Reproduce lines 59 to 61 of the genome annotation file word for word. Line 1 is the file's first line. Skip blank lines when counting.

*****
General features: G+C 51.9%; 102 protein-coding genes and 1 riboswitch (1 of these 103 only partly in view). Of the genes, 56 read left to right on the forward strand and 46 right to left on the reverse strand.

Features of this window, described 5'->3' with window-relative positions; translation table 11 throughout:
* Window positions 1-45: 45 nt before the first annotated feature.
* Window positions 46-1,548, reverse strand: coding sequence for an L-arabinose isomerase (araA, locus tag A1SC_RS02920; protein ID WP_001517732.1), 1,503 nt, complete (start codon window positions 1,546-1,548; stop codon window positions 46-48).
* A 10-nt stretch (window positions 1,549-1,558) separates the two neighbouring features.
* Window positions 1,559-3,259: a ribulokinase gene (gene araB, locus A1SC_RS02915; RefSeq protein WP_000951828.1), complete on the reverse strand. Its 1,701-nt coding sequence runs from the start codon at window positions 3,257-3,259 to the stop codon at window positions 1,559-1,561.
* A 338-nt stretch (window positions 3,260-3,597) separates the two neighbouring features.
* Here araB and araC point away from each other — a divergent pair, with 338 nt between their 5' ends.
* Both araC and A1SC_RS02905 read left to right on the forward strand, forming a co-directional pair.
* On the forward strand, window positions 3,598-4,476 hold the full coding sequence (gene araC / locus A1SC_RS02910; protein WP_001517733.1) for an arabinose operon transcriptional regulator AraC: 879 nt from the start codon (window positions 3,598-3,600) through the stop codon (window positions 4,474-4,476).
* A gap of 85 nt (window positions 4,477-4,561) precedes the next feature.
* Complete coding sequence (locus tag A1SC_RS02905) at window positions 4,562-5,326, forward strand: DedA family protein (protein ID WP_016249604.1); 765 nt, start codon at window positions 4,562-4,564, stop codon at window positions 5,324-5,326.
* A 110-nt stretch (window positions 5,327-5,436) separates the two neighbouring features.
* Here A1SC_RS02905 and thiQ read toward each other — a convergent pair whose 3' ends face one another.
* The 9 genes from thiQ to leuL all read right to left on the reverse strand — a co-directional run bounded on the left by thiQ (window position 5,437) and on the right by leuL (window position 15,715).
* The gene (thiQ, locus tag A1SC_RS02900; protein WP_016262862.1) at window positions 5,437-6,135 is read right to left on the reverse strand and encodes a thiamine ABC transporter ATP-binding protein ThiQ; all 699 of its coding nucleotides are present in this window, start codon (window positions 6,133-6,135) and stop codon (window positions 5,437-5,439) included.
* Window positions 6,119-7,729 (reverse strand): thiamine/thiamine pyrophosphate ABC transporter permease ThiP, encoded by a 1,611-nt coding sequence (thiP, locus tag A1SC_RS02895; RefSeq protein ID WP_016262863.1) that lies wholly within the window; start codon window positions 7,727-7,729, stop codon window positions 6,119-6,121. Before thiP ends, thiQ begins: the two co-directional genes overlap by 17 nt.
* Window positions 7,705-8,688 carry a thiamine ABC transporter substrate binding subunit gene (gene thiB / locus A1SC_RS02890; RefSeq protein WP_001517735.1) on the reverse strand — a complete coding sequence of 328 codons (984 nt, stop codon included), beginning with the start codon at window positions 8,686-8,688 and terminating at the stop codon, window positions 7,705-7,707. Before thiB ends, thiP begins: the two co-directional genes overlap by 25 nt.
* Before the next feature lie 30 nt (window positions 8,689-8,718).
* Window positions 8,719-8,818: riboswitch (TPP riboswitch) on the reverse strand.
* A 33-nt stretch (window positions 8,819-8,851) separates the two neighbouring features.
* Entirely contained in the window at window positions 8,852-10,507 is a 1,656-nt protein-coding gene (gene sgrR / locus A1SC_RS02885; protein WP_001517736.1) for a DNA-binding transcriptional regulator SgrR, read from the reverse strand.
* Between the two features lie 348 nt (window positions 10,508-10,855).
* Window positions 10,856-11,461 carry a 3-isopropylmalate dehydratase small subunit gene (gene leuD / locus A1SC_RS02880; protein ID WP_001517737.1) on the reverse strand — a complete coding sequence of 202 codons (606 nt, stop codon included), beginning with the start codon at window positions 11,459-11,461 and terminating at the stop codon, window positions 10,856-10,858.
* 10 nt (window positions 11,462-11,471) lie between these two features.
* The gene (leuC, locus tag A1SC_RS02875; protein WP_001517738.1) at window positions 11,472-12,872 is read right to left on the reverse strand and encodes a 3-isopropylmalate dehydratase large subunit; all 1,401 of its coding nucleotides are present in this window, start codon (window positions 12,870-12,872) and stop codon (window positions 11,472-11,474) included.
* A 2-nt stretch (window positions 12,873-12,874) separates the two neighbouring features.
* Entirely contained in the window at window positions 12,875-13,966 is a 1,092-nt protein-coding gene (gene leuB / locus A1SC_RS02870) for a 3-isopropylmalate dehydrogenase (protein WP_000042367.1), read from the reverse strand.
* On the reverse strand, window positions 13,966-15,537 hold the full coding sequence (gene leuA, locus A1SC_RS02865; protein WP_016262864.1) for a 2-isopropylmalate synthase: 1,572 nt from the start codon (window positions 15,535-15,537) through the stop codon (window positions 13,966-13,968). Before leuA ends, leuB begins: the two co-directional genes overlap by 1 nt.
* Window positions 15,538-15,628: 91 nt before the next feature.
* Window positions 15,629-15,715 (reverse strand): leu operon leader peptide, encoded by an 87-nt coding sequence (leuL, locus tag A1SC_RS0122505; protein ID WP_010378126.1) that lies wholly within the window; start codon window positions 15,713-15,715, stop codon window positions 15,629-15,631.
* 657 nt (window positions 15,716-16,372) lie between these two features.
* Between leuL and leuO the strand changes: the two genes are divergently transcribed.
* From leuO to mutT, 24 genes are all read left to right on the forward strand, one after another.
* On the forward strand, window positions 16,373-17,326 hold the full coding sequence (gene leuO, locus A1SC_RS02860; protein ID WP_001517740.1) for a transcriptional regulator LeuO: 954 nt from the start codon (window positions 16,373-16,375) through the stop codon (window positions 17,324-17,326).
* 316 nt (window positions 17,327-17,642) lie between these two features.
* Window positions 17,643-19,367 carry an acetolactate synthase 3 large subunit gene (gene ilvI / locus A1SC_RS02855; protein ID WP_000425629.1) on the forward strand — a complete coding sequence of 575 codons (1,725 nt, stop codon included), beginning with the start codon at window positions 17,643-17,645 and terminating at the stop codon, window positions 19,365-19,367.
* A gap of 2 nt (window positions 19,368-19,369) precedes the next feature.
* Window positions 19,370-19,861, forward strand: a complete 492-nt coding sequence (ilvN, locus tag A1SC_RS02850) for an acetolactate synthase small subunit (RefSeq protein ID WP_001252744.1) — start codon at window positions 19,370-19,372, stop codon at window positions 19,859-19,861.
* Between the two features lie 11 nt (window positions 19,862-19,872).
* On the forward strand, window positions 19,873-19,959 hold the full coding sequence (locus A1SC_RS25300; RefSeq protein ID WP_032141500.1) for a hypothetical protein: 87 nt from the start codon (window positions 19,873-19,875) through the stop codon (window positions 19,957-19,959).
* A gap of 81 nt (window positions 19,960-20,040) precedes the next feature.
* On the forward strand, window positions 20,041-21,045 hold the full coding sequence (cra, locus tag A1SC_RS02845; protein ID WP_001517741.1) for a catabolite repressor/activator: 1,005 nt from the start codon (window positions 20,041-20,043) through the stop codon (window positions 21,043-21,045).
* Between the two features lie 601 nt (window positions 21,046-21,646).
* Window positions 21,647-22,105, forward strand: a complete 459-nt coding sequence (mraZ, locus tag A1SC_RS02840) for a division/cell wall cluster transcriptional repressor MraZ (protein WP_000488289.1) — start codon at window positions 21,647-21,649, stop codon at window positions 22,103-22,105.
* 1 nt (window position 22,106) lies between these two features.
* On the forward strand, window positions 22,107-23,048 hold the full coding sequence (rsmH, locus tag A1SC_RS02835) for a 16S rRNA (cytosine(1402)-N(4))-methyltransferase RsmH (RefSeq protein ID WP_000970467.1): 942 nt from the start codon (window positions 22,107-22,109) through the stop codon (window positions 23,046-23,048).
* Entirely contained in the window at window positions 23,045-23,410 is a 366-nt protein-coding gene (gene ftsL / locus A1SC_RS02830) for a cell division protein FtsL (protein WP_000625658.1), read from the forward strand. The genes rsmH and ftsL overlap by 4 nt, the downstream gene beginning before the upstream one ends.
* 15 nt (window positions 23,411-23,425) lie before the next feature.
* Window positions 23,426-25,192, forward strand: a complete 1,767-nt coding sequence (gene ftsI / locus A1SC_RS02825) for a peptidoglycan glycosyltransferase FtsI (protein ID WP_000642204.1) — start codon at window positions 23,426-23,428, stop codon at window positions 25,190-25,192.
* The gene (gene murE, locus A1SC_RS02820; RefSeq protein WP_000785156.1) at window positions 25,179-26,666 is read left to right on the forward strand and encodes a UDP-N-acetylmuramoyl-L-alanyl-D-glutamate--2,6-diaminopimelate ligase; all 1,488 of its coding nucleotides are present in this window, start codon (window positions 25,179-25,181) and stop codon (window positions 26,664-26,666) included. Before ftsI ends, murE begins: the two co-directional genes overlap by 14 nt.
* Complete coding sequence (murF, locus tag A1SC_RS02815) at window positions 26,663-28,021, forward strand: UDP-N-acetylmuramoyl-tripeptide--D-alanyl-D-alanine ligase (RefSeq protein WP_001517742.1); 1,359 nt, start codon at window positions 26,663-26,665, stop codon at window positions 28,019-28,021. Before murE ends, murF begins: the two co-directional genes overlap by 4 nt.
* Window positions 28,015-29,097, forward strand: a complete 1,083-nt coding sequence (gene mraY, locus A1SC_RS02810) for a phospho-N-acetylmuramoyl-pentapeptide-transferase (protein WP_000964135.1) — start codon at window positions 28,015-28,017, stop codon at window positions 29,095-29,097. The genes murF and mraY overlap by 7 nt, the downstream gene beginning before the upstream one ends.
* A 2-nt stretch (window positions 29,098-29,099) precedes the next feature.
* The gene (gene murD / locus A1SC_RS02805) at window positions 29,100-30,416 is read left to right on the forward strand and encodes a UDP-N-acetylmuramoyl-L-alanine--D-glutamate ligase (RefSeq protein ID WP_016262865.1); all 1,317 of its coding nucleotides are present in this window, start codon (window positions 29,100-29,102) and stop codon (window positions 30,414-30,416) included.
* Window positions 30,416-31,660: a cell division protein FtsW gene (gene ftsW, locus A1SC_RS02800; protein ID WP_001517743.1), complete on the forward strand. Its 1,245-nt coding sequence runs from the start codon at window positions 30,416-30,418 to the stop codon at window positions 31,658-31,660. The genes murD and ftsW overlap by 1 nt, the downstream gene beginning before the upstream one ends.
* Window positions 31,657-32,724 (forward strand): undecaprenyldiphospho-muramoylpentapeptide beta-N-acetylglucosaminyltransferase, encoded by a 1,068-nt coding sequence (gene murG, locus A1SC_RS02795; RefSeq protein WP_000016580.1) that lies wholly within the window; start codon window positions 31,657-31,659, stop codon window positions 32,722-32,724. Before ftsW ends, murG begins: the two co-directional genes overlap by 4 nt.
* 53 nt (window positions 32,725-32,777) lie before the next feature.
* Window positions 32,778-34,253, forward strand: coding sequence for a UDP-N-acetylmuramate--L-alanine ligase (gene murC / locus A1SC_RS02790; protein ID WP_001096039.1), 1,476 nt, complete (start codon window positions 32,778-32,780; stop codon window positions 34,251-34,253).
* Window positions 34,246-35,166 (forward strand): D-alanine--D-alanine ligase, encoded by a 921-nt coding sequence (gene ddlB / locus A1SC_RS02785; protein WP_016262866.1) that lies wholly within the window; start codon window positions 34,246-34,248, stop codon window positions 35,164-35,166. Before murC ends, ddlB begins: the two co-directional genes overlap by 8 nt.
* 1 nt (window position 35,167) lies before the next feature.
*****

* Window positions 32,778-34,253, forward strand: coding sequence for a UDP-N-acetylmuramate--L-alanine ligase (gene murC / locus A1SC_RS02790; protein ID WP_001096039.1), 1,476 nt, complete (start codon window positions 32,778-32,780; stop codon window positions 34,251-34,253).
* Window positions 34,246-35,166 (forward strand): D-alanine--D-alanine ligase, encoded by a 921-nt coding sequence (gene ddlB / locus A1SC_RS02785; protein WP_016262866.1) that lies wholly within the window; start codon window positions 34,246-34,248, stop codon window positions 35,164-35,166. Before murC ends, ddlB begins: the two co-directional genes overlap by 8 nt.
* 1 nt (window position 35,167) lies before the next feature.